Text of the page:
After recently planning to do a survey of tools for building rich web apps I stumbled across github.com/codylindley/frontend-tools, which claims to be an opinionated list of tools for building front-end applications. For those new to building modern web applications, it’s certainly easier to take in than larger lists like github.com/joyent/node/wiki/modules. But lists aren’t necessarily the best place to start for putting an application together. At least not where the rubber hits the road.
Update 2017-04-09: This post is out of date. Lately it seems Marko JS may become the new hotness following React and, for Web dev in general, look into JAMstack.
The Web has all the resources you need
Instead of staring down the barrel of a list, consider simply diving in and creating something once you’ve read some related articles. Perhaps one of the best producers of fat-client content and tutorials recently has been Addy Osmani. Check out his blog: Articles for developers. Here are two articles from Addy which, when put together, cover how to set up a full-stack Backbone app with separate front- and back-end components:
The decoupled nature of the above architecture makes it simple to use tools like Brunch to rapidly prototype HTML5 apps which can function in a stand-alone nature and tap directly into a REST API, similar to what I’ve done with Hopstop. Learn to create a rich web app using Brunch and Chaplin, a meta framework on top of Backbone, with my recent article: Developing Web Apps on Windows With Vagrant.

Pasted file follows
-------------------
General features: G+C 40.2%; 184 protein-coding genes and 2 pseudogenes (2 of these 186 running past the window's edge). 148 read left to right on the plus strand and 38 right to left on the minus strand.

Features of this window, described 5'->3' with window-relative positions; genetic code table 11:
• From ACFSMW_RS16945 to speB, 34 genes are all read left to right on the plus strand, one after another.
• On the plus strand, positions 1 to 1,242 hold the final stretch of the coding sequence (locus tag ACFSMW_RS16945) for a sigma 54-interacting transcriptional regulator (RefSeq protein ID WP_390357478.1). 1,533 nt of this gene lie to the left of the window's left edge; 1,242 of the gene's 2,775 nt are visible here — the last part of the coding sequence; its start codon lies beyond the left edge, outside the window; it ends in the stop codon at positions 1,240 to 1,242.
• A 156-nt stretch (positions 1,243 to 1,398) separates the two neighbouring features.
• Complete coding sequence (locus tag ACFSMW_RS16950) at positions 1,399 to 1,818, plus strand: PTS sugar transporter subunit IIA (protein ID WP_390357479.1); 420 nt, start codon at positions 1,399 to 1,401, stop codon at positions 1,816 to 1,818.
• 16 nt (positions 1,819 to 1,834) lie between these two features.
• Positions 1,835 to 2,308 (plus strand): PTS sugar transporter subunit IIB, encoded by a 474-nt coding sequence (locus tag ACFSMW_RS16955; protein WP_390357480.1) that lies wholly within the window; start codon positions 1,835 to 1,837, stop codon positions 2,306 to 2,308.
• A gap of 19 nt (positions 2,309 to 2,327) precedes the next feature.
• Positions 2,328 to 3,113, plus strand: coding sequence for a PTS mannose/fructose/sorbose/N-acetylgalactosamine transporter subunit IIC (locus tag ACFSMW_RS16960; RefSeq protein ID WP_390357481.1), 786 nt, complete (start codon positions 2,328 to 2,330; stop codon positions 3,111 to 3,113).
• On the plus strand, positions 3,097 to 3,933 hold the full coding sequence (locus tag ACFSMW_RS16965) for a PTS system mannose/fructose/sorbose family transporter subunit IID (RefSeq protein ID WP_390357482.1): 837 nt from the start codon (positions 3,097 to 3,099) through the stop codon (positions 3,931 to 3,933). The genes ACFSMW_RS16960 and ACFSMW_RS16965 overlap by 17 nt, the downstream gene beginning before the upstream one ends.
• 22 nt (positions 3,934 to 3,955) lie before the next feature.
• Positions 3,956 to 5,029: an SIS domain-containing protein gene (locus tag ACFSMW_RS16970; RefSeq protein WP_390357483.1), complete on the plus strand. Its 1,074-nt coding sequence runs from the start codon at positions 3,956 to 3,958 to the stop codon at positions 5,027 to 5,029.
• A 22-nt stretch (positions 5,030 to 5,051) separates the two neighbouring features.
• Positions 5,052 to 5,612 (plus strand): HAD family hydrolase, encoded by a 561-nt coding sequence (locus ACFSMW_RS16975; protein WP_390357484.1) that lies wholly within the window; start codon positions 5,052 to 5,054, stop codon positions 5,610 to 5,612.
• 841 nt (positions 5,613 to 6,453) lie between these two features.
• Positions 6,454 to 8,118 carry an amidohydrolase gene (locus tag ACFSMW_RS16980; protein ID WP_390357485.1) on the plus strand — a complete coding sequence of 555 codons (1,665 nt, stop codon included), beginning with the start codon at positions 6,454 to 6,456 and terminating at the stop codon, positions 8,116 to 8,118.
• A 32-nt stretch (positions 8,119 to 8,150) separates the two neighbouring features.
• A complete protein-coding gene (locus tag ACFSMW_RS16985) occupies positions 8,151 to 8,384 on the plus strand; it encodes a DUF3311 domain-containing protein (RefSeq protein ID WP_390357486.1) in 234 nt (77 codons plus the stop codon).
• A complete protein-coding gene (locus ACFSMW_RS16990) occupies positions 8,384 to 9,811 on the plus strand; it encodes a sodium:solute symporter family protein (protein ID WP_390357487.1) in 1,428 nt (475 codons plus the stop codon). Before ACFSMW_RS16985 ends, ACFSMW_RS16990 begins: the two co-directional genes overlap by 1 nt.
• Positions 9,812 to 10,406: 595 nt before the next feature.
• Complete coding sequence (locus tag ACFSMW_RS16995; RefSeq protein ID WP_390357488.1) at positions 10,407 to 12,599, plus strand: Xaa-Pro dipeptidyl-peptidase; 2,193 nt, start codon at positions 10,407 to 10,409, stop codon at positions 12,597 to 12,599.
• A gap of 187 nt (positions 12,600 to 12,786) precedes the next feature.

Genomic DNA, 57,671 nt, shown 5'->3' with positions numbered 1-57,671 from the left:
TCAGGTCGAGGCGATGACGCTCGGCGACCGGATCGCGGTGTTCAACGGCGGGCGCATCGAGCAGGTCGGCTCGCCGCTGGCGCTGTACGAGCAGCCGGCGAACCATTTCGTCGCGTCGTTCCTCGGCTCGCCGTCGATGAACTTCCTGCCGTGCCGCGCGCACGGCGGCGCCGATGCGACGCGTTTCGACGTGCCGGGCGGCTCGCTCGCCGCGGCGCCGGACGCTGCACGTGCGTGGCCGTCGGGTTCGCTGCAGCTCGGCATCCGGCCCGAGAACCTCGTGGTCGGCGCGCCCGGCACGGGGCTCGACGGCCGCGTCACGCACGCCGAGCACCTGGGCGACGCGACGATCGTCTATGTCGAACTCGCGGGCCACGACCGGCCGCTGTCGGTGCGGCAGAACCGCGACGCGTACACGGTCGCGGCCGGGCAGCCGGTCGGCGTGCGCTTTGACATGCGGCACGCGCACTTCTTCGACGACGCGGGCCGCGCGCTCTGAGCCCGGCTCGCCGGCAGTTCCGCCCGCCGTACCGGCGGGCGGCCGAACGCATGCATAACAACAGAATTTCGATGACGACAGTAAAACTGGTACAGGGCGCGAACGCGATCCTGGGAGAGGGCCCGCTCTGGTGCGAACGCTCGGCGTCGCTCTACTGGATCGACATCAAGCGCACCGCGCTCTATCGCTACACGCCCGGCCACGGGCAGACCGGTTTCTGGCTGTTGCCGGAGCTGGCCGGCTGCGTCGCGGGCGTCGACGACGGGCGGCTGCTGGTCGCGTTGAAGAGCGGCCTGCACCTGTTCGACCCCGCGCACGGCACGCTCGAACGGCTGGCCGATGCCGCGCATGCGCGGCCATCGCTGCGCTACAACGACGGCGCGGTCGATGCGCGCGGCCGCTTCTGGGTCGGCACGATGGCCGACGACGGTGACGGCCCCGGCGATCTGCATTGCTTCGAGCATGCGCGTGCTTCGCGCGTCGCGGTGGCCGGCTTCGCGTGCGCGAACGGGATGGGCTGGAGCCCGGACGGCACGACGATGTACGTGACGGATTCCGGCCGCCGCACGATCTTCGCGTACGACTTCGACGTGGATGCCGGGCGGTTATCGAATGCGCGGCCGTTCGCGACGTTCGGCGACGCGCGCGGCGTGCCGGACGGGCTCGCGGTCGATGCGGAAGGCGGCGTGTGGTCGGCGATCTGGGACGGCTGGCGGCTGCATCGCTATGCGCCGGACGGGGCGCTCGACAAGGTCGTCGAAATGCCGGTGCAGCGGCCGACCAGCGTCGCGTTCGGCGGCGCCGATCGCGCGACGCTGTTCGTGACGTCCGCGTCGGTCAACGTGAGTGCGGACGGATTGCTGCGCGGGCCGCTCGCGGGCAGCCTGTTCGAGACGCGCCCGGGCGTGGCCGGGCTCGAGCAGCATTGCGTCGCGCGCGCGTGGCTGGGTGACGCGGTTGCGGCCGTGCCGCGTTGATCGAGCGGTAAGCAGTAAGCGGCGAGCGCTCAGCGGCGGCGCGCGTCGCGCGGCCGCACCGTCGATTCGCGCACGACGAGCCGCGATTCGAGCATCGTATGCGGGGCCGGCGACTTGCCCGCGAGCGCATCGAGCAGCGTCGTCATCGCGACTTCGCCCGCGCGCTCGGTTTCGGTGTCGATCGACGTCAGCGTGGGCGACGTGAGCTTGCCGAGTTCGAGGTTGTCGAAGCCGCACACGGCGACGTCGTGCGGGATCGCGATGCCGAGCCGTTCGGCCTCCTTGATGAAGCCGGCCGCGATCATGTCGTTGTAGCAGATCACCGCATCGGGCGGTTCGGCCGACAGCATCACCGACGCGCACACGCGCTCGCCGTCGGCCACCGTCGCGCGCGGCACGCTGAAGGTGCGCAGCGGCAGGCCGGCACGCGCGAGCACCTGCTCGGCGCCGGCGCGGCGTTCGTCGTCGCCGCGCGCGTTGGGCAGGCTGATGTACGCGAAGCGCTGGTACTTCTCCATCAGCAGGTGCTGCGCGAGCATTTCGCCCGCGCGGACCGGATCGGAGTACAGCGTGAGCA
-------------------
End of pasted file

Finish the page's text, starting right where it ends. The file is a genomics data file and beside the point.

To help ease the challenge of choosing a rich web stack, Addy and others have come together and created TodoMVC, which those building rich web apps are likely familiar.
Full stack and event-driven frameworks
Looking for an opinionated full-stack? Take a peek at the MEAN (Mongo, Express, Angular and Node.js) stack, already being used by some start-ups like Chicago-based HighGround. Not sure if you’d like Angular? Learn how to set-up a MEAN stack with a fantasy football app. Decide you don’t like it? Then consider trying out the content-first, full-stack Node framework from Airbnb called Rendr.
For an alternative approach check out Meteor. And if you’re interested, you may also want to check out an event-driven system using a tool like Flight by Twitter.
When building rich internet applications, lists can be daunting. Use lists to help discover new technologies and gain a better understanding of the components of rich web apps. But be sure to augment your understanding with some reading and, of course, an ample amount of tinkering. And if you feel you’re getting overwhelmed, take a step back and look for a new ways to do things.